by Jay Stringer
I’ve been thinking a lot about writer’s block lately. I was recently asked for some advice on how to deal with it. I did manage to give a practical tip, but I'll leave that for the end.
Writer's block, in my opinion, is nothing more than a bogeyman to scare us at night. William Goldman believes in it, and I tend to go with what he says, but in this instance I’m not so sure.
Okay, perspective check; Goldman is an award winning writer. I’m a guy on a street corner, shouting ideas from a soapbox. I’ll let you decide who to believe, okay?
I see there being three kinds of problem that get labeled as writer's block:
The first kind seems to be an epic affliction. It’s the sort of illness that can only be suffered by very loud and angst-ridden people, who want to share their everyday drama with the world. It seems somehow both noir and arty at the same time. It can cause a writer to go decades –or in some instances half a century- between books. Now, this first kind seems very romantic. You can imagine Raymond Chandler being able to describe this kind of block in very writerly prose.
But myth buster time – is this an affliction, or simply a lack of ideas? Just because everybody has a novel in them, doesn’t mean that we should all be able to crank things out on a yearly basis. Sometimes we just don’t have anything to say, and it seems a peculiar thing to turn this into a great dramatic affliction. Let's face it, the vast majority of people in the world go their entire lives without feeling the urge to write a full-length novel, and yet they don’t go around stressing about being blocked.
The second kind, and the one I have most discussed with people, seems a very specific thing. There’s a deadline looming and the words won’t come, or chapter thirteen just doesn’t want to start. Maybe there’s an action scene that won’t make its way from your head onto the page, or no matter how you try, you cannot make the third paragraph flow. Douglas Adams called it “staring at the page until your forehead bleeds.”
There’s no drama here, though. Not that I can see. No great affliction. This isn’t writer’s block, this is writing. Your brain needs time to work these things out.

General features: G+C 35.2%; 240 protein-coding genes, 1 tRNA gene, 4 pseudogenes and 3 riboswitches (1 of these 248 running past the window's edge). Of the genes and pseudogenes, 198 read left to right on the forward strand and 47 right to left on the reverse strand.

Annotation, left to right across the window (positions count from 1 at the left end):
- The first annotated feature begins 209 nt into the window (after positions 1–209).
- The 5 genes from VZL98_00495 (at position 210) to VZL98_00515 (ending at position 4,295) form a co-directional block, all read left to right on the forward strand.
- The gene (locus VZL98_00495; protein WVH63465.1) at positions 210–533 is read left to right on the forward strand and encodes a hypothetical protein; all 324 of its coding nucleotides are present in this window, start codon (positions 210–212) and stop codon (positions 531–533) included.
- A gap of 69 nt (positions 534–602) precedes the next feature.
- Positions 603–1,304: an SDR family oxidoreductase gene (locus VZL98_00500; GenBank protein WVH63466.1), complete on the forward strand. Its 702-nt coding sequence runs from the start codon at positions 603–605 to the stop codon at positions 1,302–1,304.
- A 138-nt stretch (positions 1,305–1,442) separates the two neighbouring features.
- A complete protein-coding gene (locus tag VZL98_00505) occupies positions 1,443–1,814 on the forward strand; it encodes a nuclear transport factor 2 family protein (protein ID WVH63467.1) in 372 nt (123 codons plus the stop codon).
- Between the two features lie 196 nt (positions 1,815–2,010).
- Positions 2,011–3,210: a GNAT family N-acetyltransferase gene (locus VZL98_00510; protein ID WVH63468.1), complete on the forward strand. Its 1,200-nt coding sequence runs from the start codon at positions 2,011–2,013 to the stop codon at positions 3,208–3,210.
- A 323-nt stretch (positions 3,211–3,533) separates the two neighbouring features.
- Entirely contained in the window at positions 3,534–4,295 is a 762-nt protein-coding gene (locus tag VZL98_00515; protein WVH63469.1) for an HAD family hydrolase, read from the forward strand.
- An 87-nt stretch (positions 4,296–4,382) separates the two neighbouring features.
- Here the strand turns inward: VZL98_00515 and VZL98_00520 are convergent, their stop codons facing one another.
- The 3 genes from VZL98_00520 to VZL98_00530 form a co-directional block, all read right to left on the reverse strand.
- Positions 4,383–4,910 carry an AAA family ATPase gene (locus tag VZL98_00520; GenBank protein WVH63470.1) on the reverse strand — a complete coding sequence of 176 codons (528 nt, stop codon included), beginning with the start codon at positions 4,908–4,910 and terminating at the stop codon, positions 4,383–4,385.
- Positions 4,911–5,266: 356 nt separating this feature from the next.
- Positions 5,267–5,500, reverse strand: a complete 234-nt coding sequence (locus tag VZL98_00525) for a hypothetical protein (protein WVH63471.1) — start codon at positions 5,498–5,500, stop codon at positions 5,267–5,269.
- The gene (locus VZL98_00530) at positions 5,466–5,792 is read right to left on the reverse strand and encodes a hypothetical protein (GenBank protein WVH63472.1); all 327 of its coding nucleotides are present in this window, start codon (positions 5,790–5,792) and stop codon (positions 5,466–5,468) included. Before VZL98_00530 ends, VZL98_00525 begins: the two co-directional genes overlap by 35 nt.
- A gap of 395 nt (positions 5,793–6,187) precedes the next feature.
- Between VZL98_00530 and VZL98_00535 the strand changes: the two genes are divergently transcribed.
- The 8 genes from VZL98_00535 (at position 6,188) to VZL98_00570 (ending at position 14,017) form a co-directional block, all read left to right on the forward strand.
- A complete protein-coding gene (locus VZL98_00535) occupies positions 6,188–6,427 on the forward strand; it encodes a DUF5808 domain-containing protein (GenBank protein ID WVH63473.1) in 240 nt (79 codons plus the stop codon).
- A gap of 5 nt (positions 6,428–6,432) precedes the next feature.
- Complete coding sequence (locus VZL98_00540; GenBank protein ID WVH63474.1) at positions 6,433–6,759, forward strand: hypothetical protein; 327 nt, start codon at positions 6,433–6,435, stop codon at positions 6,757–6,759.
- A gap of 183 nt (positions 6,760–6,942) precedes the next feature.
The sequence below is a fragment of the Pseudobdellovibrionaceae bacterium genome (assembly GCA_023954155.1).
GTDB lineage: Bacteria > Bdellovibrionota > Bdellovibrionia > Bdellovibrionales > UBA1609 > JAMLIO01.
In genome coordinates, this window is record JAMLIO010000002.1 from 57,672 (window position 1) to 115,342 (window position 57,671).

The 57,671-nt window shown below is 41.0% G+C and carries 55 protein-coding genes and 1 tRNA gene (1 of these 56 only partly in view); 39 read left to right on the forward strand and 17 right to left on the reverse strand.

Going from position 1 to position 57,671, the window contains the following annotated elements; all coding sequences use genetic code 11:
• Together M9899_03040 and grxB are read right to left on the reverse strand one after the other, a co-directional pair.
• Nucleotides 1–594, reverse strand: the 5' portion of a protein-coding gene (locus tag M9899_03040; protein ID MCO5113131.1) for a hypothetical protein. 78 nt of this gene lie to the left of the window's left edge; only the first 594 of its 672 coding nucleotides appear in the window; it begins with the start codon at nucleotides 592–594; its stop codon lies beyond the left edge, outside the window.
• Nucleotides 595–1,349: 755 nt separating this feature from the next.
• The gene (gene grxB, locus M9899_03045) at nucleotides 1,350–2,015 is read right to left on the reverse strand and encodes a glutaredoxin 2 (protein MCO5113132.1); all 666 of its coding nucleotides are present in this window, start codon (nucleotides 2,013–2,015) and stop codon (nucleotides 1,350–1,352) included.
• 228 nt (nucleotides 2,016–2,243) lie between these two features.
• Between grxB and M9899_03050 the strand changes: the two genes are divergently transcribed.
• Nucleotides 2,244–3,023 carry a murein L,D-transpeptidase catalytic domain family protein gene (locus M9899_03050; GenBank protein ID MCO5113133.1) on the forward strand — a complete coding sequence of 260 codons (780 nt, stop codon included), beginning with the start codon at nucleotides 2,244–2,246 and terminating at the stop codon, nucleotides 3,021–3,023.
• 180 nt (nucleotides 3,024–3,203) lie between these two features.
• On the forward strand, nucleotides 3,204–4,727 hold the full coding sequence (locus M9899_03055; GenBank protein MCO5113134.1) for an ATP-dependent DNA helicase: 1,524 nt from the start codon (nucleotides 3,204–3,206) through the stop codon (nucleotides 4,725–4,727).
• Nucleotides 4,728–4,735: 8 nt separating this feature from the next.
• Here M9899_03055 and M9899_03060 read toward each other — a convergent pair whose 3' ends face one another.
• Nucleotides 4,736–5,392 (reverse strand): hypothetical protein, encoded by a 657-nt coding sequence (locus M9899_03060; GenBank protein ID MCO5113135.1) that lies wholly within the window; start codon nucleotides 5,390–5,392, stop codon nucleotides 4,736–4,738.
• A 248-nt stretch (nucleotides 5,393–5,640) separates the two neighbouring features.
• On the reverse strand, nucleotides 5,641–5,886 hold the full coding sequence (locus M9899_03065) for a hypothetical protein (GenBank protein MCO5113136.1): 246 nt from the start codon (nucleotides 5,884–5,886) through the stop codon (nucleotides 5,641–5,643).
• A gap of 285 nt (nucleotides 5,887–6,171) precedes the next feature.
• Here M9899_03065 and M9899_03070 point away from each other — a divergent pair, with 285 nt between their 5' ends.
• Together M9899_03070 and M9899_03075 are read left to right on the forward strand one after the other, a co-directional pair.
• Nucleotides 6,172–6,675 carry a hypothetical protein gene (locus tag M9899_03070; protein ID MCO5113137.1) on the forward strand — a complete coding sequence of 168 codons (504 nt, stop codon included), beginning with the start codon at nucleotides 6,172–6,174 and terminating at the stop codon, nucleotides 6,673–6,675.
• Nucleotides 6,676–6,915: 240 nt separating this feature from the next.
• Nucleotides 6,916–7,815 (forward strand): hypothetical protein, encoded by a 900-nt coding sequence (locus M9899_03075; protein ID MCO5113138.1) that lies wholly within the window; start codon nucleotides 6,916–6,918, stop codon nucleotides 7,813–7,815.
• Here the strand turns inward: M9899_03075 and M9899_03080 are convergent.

Maybe it’s just that I’m a different kind of writer, maybe the above issues are very real concerns for people who work in a different way. For me, I’m very comfortable with the fact that sometimes I may go awhile without setting words on the page. In that time, I may not sit and type, but I’ll be taking a lot of long walks, or way too many showers in a day. Maybe I’ll be re-wiring my guitar or learning a new recipe. Most likely I’ve just found a very interesting crack on the wall to stare at for a few weeks.
This is all writing. It’s giving the cogs in your brain time to spin, time to let things fall into place. I can’t find the exact quote, but I’ll paraphrase as best I can. When William Goldman was asked how long it had taken him to write Butch Cassidy And The Sundance Kid, he answered “It took me a fortnight to write the script, but I’d been thinking about it for six years.”
Is there a third kind? Well, there’s always the issue of deadlines. And sometimes nothing can stop you working better than a deadline. Especially if you have the newest version of Football Manager. But this third version is to be expected, really. If you’re forcing yourself to do something unnatural –to force out the work before it’s ready- of course you’re going to struggle. So again, no drama, no mystery, no affliction.
So far I’ve found three versions of writer’s block. The first and the third one seem to spring out of not paying any heed to the second one. And the second one is not block at all. So I think it’s a myth. A romantic idea we’ve sold ourselves.
But what do I know? I’ve not even got a book out yet. I’d like to hear other people’s thoughts; maybe someone has a story they could share about struggling with it?
I do have one piece of practical advice to offer before I wrap up, something that I’ve found useful: Leave your brain wanting more.
Never finish the chapter you’re on. When you’re reaching the end of the day, or morning, or whenever it is you sit and write, stop early. Step back from the computer halfway through a scene, maybe even halfway through a sentence.
That way, when you sit down for the next session, you already know what happens next. You already know how the sentence ends, and you can simply start typing without the worry of a blank page ahead of you.